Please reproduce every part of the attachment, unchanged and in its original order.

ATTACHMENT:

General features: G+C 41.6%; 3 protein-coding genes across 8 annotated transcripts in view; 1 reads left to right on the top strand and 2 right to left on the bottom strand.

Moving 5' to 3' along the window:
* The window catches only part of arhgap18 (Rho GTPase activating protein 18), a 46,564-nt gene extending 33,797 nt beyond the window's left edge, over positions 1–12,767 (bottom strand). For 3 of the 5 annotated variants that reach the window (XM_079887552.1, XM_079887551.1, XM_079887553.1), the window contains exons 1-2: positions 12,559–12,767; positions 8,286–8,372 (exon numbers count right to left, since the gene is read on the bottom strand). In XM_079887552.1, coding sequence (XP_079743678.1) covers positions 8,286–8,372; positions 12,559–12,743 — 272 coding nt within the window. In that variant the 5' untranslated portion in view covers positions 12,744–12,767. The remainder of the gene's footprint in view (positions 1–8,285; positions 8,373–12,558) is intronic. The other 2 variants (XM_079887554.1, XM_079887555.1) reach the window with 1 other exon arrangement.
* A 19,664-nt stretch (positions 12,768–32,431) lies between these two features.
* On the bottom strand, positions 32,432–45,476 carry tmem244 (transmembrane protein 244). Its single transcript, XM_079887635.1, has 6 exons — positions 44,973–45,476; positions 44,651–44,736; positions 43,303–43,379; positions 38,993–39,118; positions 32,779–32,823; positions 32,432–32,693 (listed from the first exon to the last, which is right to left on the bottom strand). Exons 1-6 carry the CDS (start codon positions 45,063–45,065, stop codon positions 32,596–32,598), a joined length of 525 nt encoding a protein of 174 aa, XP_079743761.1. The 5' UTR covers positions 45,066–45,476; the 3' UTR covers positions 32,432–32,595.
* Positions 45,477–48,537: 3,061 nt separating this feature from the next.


General features: G+C 41.6%; 3 protein-coding genes across 8 annotated transcripts in view; 1 reads left to right on the top strand and 2 right to left on the bottom strand.

Moving 5' to 3' along the window:
* The window catches only part of arhgap18 (Rho GTPase activating protein 18), a 46,564-nt gene extending 33,797 nt beyond the window's left edge, over positions 1–12,767 (bottom strand). For 3 of the 5 annotated variants that reach the window (XM_079887552.1, XM_079887551.1, XM_079887553.1), the window contains exons 1-2: positions 12,559–12,767; positions 8,286–8,372 (exon numbers count right to left, since the gene is read on the bottom strand). In XM_079887552.1, coding sequence (XP_079743678.1) covers positions 8,286–8,372; positions 12,559–12,743 — 272 coding nt within the window. In that variant the 5' untranslated portion in view covers positions 12,744–12,767. The remainder of the gene's footprint in view (positions 1–8,285; positions 8,373–12,558) is intronic. The other 2 variants (XM_079887554.1, XM_079887555.1) reach the window with 1 other exon arrangement.
* A 19,664-nt stretch (positions 12,768–32,431) lies between these two features.
* On the bottom strand, positions 32,432–45,476 carry tmem244 (transmembrane protein 244). Its single transcript, XM_079887635.1, has 6 exons — positions 44,973–45,476; positions 44,651–44,736; positions 43,303–43,379; positions 38,993–39,118; positions 32,779–32,823; positions 32,432–32,693 (listed from the first exon to the last, which is right to left on the bottom strand). Exons 1-6 carry the CDS (start codon positions 45,063–45,065, stop codon positions 32,596–32,598), a joined length of 525 nt encoding a protein of 174 aa, XP_079743761.1. The 5' UTR covers positions 45,066–45,476; the 3' UTR covers positions 32,432–32,595.
* Positions 45,477–48,537: 3,061 nt separating this feature from the next.